Carson Mayor Jim Dear has a name for the row of photographs of his predecessors at City Hall: "The wall of shame."
"It's incredible the amount of corruption we've had over the decades," said Dear, who was elected in 2004 on a promise of reform after former Mayor Daryl Sweeney was convicted in a bribery scheme.
But now Dear finds himself the target of a recall election led by opponents waging what they call a "David and Goliath battle" against the mayor, whom they accuse of favoritism and cozying up to developers.
"My philosophy is that you can't serve the many when you're financed by the few," said former Mayor Vera Robles DeWitt, one of the leaders of the recall campaign.
Dear acknowledges that he is pro-development but said that is not the same thing as being corrupt.
"It's almost like a bad movie, where all of the villains have gotten together and are trying to get me out of office," he said.
Both campaigns have their work cut out for them. Officials expect a low turnout in Tuesday's election, with less than 10% of the city's registered voters expected at the polls.
As a result, dozens of volunteers on both sides of the recall effort have spent the last few days canvassing neighborhoods, campaigning door to door, trying to win over high-propensity voters.
"With a low turnout, we need to concentrate on these people because the average person is not going to be voting," Dear said.
"Walk and call and walk and call," Barbara Post, a pro-recall supporter, said last week in explaining the group's campaign strategy. "We have a solid group of people that are so dedicated to walking."
The recall is the culmination of a two-year effort, much of it rooted in legal battles by residents suspicious of the mayor's relationship with developers.
They are particularly critical of the large campaign donations Dear has received from developers and other business groups such as Watson Land Co., which contributed $36,000, and Hopkins Real Estate, which gave $15,000. Dear has collected at least $125,000 in total contributions.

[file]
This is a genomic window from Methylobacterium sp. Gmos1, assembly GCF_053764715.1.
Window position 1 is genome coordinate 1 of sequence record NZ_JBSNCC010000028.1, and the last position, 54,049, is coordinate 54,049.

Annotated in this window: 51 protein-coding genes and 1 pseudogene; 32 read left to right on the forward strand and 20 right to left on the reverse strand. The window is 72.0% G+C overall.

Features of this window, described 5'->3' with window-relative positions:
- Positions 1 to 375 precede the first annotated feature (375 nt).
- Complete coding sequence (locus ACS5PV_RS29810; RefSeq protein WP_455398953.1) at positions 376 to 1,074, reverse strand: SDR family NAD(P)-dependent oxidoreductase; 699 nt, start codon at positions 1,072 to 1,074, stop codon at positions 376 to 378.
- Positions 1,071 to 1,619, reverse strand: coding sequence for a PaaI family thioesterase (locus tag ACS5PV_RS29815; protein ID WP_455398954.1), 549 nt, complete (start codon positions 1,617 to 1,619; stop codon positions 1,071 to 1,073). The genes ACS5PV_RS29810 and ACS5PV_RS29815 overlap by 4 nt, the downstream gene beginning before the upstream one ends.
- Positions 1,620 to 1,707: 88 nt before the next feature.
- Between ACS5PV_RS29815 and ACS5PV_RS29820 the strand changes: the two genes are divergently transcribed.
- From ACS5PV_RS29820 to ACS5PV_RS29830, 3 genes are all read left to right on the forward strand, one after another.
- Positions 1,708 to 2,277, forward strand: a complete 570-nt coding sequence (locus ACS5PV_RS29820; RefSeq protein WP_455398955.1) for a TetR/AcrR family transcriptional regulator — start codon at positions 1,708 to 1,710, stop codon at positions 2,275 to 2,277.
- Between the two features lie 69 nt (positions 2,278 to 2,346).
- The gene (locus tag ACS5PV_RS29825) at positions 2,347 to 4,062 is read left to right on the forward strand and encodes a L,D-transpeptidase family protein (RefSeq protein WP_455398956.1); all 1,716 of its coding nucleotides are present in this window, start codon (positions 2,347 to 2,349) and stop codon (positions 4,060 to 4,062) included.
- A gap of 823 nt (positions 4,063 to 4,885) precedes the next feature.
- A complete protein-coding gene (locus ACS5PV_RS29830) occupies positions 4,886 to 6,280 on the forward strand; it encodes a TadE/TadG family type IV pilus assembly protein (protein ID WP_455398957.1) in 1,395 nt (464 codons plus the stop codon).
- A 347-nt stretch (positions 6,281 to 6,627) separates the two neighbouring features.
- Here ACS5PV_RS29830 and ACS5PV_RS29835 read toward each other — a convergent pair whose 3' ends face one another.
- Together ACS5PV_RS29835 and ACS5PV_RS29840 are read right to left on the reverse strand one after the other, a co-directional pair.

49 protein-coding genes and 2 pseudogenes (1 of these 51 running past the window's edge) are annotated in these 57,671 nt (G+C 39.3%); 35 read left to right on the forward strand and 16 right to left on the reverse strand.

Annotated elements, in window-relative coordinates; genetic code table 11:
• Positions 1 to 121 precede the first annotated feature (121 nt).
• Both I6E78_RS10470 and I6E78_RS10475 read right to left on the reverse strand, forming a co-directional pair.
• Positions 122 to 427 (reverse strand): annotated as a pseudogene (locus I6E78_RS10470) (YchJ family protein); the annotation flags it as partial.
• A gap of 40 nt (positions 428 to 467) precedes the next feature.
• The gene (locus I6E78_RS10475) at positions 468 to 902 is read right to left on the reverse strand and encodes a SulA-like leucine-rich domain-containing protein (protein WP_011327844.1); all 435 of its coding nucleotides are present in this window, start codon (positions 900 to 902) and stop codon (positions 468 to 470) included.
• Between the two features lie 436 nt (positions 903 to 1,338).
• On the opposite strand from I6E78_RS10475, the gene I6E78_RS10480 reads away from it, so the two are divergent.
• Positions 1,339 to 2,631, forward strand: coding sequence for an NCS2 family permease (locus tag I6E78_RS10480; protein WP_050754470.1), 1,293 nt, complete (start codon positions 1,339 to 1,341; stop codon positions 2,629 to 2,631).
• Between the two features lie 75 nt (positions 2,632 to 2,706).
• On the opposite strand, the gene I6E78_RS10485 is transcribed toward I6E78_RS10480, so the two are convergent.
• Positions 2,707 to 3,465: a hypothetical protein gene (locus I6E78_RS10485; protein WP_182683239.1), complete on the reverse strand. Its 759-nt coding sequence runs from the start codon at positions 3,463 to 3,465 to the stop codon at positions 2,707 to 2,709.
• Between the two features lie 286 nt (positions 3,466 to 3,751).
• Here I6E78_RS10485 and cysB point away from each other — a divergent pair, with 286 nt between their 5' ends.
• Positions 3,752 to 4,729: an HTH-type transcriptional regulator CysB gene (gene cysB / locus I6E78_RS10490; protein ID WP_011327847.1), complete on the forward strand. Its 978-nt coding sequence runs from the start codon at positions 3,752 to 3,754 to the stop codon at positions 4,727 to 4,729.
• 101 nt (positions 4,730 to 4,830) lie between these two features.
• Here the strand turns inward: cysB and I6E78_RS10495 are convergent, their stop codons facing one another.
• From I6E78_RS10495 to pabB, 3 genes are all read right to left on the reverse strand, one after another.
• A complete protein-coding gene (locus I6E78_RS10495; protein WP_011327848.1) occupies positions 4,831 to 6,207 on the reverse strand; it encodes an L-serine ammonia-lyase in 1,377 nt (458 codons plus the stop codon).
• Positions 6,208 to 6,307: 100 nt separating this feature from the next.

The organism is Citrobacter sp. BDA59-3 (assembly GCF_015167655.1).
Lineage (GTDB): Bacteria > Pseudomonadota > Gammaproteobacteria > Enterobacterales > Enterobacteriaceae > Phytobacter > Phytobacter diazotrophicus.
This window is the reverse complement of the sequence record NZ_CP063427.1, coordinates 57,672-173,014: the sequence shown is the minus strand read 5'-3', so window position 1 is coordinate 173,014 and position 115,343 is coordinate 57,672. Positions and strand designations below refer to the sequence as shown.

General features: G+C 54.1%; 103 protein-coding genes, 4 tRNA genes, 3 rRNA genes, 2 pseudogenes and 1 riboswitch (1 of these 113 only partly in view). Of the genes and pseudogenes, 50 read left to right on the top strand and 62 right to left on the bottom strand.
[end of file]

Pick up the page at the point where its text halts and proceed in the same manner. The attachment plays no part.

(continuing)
Carson Citizens for Reform submitted 12,000 voter signatures last year in support of the recall campaign but fell 86 signatures shy after Dear organized his own campaign that resulted in hundreds of withdrawal cards from petitioners.
But Citizens for Reform sued, arguing the withdrawal cards were invalid. A judge ruled in May that the group had collected enough valid signatures and the recall election could proceed. Organizers of the effort said they are operating on a shoestring budget.
Four candidates are seeking to replace Dear if recalled: former mayors Michael Mitoma and Gilbert D. Smith, former planning commissioner Oscar B. Ramos and resident Adrianus Hoogendam.
The city's reputation has been maligned in recent years as several officials have become entangled in scandal and the focus of federal investigations.
Sweeney, who served on the Carson City Council from 1997 until his resignation in July 2003, pleaded guilty in federal court to conspiring to extort $600,000 from waste haulers competing for a $60-million city contract. He was sentenced to six years in prison for his role in the scheme.
Sweeney was the ninth defendant, second mayor and fourth member of the City Council to plead guilty in the Carson corruption case.
Dianne Thomas, president of Citizens for Reform, said her group worries that Dear is headed down the same path by putting the interests of developers ahead of those of residents. She said his support for a 196-unit apartment complex at University Drive and Central Avenue, despite strong opposition from residents, is what sparked the recall.
"We went before the planning commission and objected," she said. "Over 100 people, they still passed it. Those same people went to the City Council to say 'No, stop it.' They still passed it.
"It was at that point we said enough is enough," she said.
Tension between the two camps continues to run high. In the parking lot of a Carson restaurant last week, there was a short standoff as a pro-recall supporter stared down Dear.
Meanwhile, each side's campaign literature is filled with vitriol. Dear's opponents accuse him of insulting "all women," and he has branded his opponents "negative forces" that have "tried to bring our city down and are trying again."
Both sides expect to campaign until the last minute.
While canvassing part of the Del Amo neighborhood Friday night, Thomas recognized the address of a member of the city's Economic Development Commission.
"Well, hello, Mr. Dobard," Thomas said as she met him in his driveway. "Well, hello, to you," he said. "Who are you supporting? Or not supporting?"
"We're yes on the recall," Thomas said.
"I'm 100 percent against the recall," Dobard said.
"I kind of thought you would be," she said, as the pair launched into a debate over the merits of the campaign.